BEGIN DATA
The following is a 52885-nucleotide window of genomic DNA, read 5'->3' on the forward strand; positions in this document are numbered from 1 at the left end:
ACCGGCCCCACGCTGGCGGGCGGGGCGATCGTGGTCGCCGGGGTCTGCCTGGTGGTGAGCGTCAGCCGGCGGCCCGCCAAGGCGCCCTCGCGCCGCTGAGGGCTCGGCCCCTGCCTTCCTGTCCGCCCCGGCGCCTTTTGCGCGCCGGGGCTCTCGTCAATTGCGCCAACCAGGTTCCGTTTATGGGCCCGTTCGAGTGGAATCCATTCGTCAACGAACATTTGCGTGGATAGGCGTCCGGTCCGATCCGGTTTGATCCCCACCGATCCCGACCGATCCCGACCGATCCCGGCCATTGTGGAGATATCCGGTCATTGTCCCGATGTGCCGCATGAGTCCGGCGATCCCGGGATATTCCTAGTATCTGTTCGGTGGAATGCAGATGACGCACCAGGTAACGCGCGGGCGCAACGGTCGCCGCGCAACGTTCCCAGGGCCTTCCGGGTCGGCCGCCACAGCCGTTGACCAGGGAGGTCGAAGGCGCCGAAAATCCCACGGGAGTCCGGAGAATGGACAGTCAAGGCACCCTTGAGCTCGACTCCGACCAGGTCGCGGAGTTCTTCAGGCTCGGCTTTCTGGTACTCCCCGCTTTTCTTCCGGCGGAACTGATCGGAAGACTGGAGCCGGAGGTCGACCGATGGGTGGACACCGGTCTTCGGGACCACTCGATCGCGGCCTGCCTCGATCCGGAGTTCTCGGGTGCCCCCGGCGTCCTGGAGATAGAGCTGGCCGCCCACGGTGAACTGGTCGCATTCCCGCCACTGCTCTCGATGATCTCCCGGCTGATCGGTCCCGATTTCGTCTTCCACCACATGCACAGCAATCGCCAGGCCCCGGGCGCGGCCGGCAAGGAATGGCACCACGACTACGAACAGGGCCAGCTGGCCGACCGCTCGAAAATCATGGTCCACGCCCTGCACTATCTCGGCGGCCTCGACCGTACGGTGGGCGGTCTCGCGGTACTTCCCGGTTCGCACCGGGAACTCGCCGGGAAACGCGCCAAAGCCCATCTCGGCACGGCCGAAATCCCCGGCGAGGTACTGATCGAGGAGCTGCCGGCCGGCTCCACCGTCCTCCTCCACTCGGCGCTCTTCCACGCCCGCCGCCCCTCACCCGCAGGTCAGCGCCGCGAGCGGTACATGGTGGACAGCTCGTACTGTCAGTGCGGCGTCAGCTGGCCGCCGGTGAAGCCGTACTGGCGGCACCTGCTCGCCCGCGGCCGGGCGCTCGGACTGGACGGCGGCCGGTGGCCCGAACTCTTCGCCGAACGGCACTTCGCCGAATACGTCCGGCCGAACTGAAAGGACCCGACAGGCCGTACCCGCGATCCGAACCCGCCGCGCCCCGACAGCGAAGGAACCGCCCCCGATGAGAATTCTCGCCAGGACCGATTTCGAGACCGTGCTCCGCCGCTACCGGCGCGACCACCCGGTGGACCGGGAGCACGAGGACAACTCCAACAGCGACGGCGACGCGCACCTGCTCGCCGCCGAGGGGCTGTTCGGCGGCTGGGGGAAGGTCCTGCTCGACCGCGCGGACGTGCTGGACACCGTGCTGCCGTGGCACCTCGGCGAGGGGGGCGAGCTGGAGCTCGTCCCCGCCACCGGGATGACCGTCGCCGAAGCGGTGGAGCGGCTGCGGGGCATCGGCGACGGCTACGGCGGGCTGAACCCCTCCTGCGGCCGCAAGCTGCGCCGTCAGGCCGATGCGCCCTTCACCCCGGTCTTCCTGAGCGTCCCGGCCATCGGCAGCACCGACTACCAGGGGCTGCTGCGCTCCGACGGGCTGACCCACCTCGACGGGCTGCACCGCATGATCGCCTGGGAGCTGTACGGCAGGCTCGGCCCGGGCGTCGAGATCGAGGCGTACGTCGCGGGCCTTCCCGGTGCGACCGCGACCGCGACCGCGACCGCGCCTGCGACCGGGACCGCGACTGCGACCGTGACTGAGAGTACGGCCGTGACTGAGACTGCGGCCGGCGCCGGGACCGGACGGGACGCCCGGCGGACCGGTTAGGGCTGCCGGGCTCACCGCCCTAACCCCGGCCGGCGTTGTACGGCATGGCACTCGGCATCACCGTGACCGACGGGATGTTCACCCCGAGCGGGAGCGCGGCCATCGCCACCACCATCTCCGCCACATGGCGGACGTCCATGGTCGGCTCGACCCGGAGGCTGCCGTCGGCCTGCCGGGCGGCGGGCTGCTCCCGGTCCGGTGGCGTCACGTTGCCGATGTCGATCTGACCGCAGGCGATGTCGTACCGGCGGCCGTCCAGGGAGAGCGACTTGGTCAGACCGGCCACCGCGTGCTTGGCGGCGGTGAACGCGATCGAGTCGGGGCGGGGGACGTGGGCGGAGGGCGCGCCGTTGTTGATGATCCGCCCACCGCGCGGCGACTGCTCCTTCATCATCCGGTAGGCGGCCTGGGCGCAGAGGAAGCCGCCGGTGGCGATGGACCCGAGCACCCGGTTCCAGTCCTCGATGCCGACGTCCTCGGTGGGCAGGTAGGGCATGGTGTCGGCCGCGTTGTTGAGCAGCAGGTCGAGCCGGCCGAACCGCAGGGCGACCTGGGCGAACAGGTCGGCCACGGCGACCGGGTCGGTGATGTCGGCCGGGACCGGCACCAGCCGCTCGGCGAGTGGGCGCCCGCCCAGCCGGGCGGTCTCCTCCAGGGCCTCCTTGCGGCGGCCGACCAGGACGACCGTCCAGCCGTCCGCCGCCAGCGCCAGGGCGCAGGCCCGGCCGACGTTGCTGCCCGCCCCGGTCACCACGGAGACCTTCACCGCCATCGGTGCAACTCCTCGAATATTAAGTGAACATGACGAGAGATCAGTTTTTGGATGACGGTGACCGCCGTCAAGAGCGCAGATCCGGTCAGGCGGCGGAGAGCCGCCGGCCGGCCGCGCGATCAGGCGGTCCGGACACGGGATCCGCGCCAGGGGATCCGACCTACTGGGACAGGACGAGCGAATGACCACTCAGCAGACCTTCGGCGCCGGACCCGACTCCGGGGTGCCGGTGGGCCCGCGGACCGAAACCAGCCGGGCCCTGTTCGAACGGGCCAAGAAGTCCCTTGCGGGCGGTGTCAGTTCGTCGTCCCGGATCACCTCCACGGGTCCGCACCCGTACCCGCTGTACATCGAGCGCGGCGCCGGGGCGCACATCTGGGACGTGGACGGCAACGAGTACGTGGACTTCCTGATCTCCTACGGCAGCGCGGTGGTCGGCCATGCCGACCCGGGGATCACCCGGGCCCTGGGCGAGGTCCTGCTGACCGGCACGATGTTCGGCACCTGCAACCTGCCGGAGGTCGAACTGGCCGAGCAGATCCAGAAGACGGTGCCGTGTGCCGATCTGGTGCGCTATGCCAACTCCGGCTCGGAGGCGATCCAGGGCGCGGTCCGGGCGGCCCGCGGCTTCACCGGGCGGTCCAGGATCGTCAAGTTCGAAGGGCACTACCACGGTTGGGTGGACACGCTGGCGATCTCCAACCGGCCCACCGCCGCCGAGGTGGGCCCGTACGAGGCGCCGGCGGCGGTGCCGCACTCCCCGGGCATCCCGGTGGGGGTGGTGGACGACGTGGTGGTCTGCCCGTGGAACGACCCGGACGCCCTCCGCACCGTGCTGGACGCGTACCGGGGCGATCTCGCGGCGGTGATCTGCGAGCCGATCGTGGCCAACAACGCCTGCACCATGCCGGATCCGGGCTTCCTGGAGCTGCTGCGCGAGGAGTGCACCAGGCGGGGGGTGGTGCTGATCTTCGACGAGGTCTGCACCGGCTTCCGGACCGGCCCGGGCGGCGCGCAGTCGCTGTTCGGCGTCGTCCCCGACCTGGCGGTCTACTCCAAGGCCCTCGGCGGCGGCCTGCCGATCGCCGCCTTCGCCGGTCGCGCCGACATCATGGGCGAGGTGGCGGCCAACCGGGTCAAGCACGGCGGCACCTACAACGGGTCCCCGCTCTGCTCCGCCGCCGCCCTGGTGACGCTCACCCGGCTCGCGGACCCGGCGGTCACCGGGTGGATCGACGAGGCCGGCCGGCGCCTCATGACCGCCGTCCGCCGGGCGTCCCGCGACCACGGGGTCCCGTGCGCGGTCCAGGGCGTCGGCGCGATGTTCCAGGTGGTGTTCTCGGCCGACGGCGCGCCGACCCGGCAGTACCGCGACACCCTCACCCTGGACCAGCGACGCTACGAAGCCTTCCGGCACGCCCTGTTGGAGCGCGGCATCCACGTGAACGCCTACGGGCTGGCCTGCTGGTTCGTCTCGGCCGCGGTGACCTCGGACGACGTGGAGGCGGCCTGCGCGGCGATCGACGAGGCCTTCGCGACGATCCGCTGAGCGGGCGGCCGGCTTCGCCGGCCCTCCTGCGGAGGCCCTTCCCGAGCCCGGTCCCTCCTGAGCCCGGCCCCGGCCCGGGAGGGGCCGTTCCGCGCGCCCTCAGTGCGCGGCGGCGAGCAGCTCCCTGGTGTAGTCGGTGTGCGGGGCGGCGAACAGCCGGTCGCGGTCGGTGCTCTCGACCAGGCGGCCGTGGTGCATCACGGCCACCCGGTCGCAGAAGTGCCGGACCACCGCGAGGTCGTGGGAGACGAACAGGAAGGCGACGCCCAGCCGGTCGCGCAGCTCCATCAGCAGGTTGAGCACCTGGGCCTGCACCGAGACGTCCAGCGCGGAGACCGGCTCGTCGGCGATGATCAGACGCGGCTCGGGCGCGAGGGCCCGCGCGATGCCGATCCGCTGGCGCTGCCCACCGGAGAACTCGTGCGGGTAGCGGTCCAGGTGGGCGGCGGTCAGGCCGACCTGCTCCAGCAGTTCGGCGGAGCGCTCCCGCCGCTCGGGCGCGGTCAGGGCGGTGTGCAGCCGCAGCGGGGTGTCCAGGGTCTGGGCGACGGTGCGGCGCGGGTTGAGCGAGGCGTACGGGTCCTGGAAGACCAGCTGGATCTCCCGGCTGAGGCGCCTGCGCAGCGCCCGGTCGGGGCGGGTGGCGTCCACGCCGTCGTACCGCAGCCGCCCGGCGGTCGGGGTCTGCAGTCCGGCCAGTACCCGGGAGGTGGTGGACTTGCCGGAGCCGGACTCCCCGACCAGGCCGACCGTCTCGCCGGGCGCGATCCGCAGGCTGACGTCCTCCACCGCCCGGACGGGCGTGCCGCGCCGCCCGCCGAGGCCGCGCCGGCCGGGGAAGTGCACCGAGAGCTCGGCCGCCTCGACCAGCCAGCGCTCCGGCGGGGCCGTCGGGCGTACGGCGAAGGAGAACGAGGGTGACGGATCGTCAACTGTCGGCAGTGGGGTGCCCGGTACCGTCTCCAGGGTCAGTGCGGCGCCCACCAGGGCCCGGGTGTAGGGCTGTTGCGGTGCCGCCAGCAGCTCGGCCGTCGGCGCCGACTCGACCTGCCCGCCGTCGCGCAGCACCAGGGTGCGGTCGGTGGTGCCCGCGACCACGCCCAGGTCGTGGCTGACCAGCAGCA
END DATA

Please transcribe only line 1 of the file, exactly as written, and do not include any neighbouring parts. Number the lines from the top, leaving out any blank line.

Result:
The following is a 52885-nucleotide window of genomic DNA, read 5'->3' on the forward strand; positions in this document are numbered from 1 at the left end: